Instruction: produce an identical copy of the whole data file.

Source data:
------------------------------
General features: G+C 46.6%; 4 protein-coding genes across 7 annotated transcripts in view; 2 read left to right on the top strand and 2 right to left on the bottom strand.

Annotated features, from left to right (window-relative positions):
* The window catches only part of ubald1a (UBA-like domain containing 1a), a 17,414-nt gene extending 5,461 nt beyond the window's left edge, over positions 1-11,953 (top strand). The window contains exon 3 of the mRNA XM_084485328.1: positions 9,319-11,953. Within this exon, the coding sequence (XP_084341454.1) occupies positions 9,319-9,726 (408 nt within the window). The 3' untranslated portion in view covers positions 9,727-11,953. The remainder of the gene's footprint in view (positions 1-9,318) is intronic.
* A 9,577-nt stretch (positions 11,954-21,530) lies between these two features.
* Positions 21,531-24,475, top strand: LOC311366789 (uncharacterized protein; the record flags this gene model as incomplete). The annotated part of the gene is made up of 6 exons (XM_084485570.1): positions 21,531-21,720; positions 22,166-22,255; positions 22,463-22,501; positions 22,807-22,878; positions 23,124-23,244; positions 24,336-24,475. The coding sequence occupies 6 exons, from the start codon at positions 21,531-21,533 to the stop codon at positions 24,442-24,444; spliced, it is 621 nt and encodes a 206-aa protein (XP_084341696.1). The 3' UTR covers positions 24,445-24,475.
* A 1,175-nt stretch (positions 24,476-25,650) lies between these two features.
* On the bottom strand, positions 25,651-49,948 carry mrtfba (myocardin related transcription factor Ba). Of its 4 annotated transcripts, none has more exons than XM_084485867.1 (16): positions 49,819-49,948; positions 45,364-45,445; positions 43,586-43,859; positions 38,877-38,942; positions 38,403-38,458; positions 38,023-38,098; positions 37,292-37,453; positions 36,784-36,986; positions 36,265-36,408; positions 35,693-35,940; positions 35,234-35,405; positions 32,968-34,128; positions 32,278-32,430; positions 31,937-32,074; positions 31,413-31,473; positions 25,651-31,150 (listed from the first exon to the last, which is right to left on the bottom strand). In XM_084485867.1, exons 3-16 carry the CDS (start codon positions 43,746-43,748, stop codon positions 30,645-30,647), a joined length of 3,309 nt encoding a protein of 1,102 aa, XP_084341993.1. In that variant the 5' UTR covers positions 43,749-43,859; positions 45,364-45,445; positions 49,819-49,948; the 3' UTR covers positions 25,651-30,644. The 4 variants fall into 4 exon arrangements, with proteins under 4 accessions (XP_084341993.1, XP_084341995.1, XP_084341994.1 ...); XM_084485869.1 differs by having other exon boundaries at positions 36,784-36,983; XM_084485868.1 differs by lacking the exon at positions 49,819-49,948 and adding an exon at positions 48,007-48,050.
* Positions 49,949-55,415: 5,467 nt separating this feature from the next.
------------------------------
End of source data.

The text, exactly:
General features: G+C 46.6%; 4 protein-coding genes across 7 annotated transcripts in view; 2 read left to right on the top strand and 2 right to left on the bottom strand.

Annotated features, from left to right (window-relative positions):
* The window catches only part of ubald1a (UBA-like domain containing 1a), a 17,414-nt gene extending 5,461 nt beyond the window's left edge, over positions 1-11,953 (top strand). The window contains exon 3 of the mRNA XM_084485328.1: positions 9,319-11,953. Within this exon, the coding sequence (XP_084341454.1) occupies positions 9,319-9,726 (408 nt within the window). The 3' untranslated portion in view covers positions 9,727-11,953. The remainder of the gene's footprint in view (positions 1-9,318) is intronic.
* A 9,577-nt stretch (positions 11,954-21,530) lies between these two features.
* Positions 21,531-24,475, top strand: LOC311366789 (uncharacterized protein; the record flags this gene model as incomplete). The annotated part of the gene is made up of 6 exons (XM_084485570.1): positions 21,531-21,720; positions 22,166-22,255; positions 22,463-22,501; positions 22,807-22,878; positions 23,124-23,244; positions 24,336-24,475. The coding sequence occupies 6 exons, from the start codon at positions 21,531-21,533 to the stop codon at positions 24,442-24,444; spliced, it is 621 nt and encodes a 206-aa protein (XP_084341696.1). The 3' UTR covers positions 24,445-24,475.
* A 1,175-nt stretch (positions 24,476-25,650) lies between these two features.
* On the bottom strand, positions 25,651-49,948 carry mrtfba (myocardin related transcription factor Ba). Of its 4 annotated transcripts, none has more exons than XM_084485867.1 (16): positions 49,819-49,948; positions 45,364-45,445; positions 43,586-43,859; positions 38,877-38,942; positions 38,403-38,458; positions 38,023-38,098; positions 37,292-37,453; positions 36,784-36,986; positions 36,265-36,408; positions 35,693-35,940; positions 35,234-35,405; positions 32,968-34,128; positions 32,278-32,430; positions 31,937-32,074; positions 31,413-31,473; positions 25,651-31,150 (listed from the first exon to the last, which is right to left on the bottom strand). In XM_084485867.1, exons 3-16 carry the CDS (start codon positions 43,746-43,748, stop codon positions 30,645-30,647), a joined length of 3,309 nt encoding a protein of 1,102 aa, XP_084341993.1. In that variant the 5' UTR covers positions 43,749-43,859; positions 45,364-45,445; positions 49,819-49,948; the 3' UTR covers positions 25,651-30,644. The 4 variants fall into 4 exon arrangements, with proteins under 4 accessions (XP_084341993.1, XP_084341995.1, XP_084341994.1 ...); XM_084485869.1 differs by having other exon boundaries at positions 36,784-36,983; XM_084485868.1 differs by lacking the exon at positions 49,819-49,948 and adding an exon at positions 48,007-48,050.
* Positions 49,949-55,415: 5,467 nt separating this feature from the next.